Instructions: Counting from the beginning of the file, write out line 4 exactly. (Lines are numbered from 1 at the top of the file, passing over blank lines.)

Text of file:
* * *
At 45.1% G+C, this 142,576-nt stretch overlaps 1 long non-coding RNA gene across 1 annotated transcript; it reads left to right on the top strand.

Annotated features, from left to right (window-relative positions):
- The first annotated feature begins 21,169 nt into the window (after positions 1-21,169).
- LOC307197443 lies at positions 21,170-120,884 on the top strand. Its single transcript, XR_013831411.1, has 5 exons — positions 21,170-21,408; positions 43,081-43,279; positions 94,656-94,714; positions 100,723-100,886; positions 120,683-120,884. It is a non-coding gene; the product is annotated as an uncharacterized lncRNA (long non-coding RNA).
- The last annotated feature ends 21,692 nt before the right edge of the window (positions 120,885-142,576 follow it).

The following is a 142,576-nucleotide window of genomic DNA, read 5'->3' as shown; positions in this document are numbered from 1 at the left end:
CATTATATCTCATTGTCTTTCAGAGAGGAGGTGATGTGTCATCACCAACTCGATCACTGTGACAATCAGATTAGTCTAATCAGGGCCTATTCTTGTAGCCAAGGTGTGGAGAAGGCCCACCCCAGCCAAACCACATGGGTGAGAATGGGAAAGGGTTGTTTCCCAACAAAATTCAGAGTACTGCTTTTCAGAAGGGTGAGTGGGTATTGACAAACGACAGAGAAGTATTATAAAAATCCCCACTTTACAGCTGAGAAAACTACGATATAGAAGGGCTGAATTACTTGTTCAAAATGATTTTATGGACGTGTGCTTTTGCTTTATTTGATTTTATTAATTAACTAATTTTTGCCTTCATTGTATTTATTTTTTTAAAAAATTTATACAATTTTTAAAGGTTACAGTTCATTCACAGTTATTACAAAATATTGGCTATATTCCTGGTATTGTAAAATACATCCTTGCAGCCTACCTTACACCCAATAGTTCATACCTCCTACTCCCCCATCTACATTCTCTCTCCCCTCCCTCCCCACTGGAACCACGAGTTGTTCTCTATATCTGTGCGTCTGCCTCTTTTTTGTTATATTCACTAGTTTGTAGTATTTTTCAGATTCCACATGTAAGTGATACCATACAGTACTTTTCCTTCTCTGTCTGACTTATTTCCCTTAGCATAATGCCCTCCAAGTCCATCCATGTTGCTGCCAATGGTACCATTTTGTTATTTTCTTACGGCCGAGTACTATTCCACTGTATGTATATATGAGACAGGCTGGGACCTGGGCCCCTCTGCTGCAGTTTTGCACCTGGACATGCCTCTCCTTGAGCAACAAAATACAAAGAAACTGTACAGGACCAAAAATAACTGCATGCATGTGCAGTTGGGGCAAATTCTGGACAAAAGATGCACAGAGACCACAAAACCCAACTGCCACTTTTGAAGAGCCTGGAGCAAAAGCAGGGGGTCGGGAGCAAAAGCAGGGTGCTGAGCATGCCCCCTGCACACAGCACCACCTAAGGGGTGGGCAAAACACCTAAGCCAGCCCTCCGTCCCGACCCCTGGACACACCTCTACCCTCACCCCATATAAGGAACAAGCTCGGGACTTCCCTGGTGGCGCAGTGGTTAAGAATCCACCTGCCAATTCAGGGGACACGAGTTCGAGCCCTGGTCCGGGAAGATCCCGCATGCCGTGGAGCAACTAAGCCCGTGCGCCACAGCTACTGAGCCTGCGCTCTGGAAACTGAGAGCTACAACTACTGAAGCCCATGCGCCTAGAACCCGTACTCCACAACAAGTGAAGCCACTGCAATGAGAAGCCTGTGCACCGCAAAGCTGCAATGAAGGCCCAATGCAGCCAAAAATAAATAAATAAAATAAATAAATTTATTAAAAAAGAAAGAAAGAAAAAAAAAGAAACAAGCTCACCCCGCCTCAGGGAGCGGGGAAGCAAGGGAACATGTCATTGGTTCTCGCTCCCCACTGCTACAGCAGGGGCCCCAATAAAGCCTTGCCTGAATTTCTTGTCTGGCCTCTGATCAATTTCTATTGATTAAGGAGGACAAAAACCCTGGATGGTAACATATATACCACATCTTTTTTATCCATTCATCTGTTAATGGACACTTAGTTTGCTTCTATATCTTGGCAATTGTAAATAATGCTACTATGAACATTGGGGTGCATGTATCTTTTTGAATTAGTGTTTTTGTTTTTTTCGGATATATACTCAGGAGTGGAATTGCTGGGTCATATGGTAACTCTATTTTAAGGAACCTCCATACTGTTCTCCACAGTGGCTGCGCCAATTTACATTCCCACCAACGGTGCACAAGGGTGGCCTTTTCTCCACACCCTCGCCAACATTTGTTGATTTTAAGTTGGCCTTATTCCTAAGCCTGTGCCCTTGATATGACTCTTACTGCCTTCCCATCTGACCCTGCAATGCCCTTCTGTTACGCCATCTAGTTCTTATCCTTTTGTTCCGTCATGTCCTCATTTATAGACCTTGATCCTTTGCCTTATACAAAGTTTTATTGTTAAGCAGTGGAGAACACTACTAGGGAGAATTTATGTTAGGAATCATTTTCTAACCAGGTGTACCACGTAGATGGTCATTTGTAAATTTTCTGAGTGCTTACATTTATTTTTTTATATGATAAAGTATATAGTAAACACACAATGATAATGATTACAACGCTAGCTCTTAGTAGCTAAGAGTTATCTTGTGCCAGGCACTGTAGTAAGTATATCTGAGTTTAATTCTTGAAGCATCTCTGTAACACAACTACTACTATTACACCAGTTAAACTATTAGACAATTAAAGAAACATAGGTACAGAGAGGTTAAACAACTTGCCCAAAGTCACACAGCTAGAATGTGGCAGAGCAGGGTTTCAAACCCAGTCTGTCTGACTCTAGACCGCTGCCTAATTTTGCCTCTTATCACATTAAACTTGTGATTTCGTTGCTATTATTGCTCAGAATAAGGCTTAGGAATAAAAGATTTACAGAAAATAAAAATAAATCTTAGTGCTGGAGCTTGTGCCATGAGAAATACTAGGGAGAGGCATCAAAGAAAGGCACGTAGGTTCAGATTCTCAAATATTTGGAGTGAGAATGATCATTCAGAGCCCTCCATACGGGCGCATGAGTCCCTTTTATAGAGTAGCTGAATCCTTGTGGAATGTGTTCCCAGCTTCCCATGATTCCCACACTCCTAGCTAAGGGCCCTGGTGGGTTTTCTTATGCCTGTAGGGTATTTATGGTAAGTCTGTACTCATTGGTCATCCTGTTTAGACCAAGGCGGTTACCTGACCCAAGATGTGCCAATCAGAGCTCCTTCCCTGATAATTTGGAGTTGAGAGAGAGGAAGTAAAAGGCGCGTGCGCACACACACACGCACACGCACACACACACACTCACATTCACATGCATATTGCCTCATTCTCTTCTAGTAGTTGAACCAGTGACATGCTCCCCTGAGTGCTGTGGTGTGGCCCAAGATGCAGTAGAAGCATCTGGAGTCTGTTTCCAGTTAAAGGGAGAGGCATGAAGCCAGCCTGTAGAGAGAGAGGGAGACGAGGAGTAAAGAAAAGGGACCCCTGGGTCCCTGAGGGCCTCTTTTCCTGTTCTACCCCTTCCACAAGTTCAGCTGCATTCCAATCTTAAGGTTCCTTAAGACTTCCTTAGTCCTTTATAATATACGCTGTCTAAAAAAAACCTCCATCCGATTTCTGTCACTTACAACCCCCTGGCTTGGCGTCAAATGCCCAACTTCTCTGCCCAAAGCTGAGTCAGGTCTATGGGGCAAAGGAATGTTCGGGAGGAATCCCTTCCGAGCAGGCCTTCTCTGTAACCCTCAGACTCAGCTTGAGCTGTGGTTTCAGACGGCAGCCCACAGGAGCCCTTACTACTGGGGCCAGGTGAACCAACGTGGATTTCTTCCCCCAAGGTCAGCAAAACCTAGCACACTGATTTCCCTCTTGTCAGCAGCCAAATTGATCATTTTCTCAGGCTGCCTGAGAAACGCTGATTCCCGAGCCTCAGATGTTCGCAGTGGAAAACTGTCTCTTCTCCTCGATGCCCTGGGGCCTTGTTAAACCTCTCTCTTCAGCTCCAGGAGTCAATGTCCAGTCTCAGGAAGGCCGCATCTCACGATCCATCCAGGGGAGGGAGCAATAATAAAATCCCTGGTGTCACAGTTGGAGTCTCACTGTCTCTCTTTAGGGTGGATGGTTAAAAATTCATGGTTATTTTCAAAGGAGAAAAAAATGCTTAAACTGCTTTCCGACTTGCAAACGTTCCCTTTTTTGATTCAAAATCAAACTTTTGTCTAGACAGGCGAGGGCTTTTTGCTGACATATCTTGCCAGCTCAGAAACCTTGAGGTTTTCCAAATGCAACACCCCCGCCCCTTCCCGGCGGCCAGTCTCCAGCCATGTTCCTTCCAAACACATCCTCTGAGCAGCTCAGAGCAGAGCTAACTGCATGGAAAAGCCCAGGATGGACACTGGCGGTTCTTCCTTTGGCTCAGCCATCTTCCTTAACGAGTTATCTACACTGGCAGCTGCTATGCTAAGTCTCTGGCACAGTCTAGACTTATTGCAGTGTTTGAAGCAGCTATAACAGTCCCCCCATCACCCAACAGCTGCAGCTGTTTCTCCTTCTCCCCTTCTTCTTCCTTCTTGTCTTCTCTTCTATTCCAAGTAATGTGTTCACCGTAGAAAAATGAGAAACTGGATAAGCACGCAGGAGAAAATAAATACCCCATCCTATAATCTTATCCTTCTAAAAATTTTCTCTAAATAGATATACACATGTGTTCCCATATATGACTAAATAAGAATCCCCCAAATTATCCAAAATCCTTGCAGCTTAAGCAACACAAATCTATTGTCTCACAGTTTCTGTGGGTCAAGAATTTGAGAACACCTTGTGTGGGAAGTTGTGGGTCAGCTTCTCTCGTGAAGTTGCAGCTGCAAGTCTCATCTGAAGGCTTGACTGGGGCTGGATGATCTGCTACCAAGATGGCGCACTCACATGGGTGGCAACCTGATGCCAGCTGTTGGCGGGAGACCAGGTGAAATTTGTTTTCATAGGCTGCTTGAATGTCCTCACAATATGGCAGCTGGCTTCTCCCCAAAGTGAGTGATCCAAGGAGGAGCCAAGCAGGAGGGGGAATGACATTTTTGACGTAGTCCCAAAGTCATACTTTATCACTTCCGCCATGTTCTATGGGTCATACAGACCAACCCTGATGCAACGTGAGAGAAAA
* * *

- LOC307197443 lies at positions 21,170-120,884 on the top strand. Its single transcript, XR_013831411.1, has 5 exons — positions 21,170-21,408; positions 43,081-43,279; positions 94,656-94,714; positions 100,723-100,886; positions 120,683-120,884. It is a non-coding gene; the product is annotated as an uncharacterized lncRNA (long non-coding RNA).